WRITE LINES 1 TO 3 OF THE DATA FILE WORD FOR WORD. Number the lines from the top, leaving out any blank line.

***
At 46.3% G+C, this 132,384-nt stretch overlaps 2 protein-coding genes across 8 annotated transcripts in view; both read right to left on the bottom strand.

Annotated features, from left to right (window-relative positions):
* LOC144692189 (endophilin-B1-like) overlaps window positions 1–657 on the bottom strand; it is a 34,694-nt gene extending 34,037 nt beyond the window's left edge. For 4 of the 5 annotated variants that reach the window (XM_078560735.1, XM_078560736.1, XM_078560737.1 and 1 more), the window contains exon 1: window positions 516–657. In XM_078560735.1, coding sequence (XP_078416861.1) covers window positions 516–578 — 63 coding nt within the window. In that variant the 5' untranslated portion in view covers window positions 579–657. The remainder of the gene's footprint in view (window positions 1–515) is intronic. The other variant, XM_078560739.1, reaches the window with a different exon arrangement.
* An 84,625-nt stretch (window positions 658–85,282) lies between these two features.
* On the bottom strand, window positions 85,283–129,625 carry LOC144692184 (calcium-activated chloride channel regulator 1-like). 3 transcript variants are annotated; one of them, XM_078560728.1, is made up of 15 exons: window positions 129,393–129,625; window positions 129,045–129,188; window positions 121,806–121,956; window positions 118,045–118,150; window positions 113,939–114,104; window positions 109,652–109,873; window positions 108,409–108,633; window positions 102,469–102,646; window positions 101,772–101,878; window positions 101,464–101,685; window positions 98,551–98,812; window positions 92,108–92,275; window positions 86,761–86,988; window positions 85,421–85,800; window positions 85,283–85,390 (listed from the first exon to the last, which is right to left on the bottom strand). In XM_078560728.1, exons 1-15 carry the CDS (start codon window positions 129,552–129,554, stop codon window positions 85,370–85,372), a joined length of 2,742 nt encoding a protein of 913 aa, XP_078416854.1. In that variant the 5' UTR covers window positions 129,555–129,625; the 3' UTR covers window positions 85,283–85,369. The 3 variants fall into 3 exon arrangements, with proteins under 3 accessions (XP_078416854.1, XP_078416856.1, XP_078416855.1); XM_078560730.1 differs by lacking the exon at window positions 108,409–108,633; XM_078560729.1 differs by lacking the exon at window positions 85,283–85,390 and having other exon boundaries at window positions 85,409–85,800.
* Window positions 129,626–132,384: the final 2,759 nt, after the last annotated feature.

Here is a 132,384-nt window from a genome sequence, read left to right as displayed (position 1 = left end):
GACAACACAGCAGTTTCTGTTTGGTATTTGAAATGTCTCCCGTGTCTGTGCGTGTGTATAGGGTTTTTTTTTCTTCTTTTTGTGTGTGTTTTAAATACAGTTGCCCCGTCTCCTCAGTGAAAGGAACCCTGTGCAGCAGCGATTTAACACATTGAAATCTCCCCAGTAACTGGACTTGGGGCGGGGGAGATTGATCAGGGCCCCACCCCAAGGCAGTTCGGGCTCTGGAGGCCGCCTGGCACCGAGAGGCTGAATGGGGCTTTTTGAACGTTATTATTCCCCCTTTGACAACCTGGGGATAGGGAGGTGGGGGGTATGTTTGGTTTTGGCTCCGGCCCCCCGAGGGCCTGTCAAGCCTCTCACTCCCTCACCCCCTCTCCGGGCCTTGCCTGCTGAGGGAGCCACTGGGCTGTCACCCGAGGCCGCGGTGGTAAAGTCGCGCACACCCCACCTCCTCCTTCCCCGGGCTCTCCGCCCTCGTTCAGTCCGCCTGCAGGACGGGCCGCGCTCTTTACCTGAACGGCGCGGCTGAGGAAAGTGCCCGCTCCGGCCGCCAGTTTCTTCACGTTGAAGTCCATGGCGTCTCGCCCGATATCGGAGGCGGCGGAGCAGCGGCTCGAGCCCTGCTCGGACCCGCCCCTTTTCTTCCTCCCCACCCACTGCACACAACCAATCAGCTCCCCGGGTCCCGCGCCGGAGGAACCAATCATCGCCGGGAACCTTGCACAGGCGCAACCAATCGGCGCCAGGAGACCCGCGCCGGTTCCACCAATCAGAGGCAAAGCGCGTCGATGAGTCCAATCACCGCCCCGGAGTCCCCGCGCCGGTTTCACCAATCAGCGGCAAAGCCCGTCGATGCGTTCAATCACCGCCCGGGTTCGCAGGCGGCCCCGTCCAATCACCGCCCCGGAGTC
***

At 46.3% G+C, this 132,384-nt stretch overlaps 2 protein-coding genes across 8 annotated transcripts in view; both read right to left on the bottom strand.

Annotated features, from left to right (window-relative positions):
* LOC144692189 (endophilin-B1-like) overlaps window positions 1–657 on the bottom strand; it is a 34,694-nt gene extending 34,037 nt beyond the window's left edge. For 4 of the 5 annotated variants that reach the window (XM_078560735.1, XM_078560736.1, XM_078560737.1 and 1 more), the window contains exon 1: window positions 516–657. In XM_078560735.1, coding sequence (XP_078416861.1) covers window positions 516–578 — 63 coding nt within the window. In that variant the 5' untranslated portion in view covers window positions 579–657. The remainder of the gene's footprint in view (window positions 1–515) is intronic. The other variant, XM_078560739.1, reaches the window with a different exon arrangement.